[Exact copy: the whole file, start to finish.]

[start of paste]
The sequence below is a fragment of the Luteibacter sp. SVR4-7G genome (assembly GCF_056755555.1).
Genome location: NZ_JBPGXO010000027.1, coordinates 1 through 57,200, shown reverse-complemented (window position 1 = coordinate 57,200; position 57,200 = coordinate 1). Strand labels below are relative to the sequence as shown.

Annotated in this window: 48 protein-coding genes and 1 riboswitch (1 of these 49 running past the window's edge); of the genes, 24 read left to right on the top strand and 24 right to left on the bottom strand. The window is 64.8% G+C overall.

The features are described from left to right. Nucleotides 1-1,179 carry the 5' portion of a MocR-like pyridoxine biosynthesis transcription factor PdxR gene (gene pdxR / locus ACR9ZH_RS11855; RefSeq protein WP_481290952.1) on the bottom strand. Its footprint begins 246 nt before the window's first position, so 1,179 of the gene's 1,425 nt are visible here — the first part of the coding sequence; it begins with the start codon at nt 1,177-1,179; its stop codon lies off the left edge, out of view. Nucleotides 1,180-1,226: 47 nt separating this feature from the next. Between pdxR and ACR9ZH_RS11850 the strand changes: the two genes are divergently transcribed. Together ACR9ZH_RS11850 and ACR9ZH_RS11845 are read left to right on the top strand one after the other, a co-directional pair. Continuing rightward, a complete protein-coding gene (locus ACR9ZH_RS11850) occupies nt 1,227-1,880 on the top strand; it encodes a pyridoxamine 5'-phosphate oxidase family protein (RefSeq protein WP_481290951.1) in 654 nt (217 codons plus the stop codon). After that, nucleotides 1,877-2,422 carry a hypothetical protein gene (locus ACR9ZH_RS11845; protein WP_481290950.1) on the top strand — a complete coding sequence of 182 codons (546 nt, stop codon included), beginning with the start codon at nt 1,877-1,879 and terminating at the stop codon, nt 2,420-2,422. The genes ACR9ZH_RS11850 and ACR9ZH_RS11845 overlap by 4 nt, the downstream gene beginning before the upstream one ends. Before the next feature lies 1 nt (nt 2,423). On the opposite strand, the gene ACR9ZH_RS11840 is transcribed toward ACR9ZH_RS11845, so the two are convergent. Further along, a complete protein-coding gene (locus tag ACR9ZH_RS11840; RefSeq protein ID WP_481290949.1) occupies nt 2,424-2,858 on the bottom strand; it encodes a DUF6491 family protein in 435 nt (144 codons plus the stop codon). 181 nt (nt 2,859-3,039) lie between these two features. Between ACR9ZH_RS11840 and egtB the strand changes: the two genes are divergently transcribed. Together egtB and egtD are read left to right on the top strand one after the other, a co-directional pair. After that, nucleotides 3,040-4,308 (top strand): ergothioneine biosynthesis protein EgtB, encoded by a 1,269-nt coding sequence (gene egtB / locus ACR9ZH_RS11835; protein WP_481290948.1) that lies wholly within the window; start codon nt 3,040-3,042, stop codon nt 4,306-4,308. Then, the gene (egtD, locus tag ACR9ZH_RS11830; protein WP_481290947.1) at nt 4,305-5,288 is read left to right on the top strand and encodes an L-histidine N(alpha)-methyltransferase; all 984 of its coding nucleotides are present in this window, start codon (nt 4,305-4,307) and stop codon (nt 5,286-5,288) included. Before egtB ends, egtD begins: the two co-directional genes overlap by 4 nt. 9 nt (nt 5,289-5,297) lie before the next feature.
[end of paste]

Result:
The sequence below is a fragment of the Luteibacter sp. SVR4-7G genome (assembly GCF_056755555.1).
Genome location: NZ_JBPGXO010000027.1, coordinates 1 through 57,200, shown reverse-complemented (window position 1 = coordinate 57,200; position 57,200 = coordinate 1). Strand labels below are relative to the sequence as shown.

Annotated in this window: 48 protein-coding genes and 1 riboswitch (1 of these 49 running past the window's edge); of the genes, 24 read left to right on the top strand and 24 right to left on the bottom strand. The window is 64.8% G+C overall.

The features are described from left to right. Nucleotides 1-1,179 carry the 5' portion of a MocR-like pyridoxine biosynthesis transcription factor PdxR gene (gene pdxR / locus ACR9ZH_RS11855; RefSeq protein WP_481290952.1) on the bottom strand. Its footprint begins 246 nt before the window's first position, so 1,179 of the gene's 1,425 nt are visible here — the first part of the coding sequence; it begins with the start codon at nt 1,177-1,179; its stop codon lies off the left edge, out of view. Nucleotides 1,180-1,226: 47 nt separating this feature from the next. Between pdxR and ACR9ZH_RS11850 the strand changes: the two genes are divergently transcribed. Together ACR9ZH_RS11850 and ACR9ZH_RS11845 are read left to right on the top strand one after the other, a co-directional pair. Continuing rightward, a complete protein-coding gene (locus ACR9ZH_RS11850) occupies nt 1,227-1,880 on the top strand; it encodes a pyridoxamine 5'-phosphate oxidase family protein (RefSeq protein WP_481290951.1) in 654 nt (217 codons plus the stop codon). After that, nucleotides 1,877-2,422 carry a hypothetical protein gene (locus ACR9ZH_RS11845; protein WP_481290950.1) on the top strand — a complete coding sequence of 182 codons (546 nt, stop codon included), beginning with the start codon at nt 1,877-1,879 and terminating at the stop codon, nt 2,420-2,422. The genes ACR9ZH_RS11850 and ACR9ZH_RS11845 overlap by 4 nt, the downstream gene beginning before the upstream one ends. Before the next feature lies 1 nt (nt 2,423). On the opposite strand, the gene ACR9ZH_RS11840 is transcribed toward ACR9ZH_RS11845, so the two are convergent. Further along, a complete protein-coding gene (locus tag ACR9ZH_RS11840; RefSeq protein ID WP_481290949.1) occupies nt 2,424-2,858 on the bottom strand; it encodes a DUF6491 family protein in 435 nt (144 codons plus the stop codon). 181 nt (nt 2,859-3,039) lie between these two features. Between ACR9ZH_RS11840 and egtB the strand changes: the two genes are divergently transcribed. Together egtB and egtD are read left to right on the top strand one after the other, a co-directional pair. After that, nucleotides 3,040-4,308 (top strand): ergothioneine biosynthesis protein EgtB, encoded by a 1,269-nt coding sequence (gene egtB / locus ACR9ZH_RS11835; protein WP_481290948.1) that lies wholly within the window; start codon nt 3,040-3,042, stop codon nt 4,306-4,308. Then, the gene (egtD, locus tag ACR9ZH_RS11830; protein WP_481290947.1) at nt 4,305-5,288 is read left to right on the top strand and encodes an L-histidine N(alpha)-methyltransferase; all 984 of its coding nucleotides are present in this window, start codon (nt 4,305-4,307) and stop codon (nt 5,286-5,288) included. Before egtB ends, egtD begins: the two co-directional genes overlap by 4 nt. 9 nt (nt 5,289-5,297) lie before the next feature.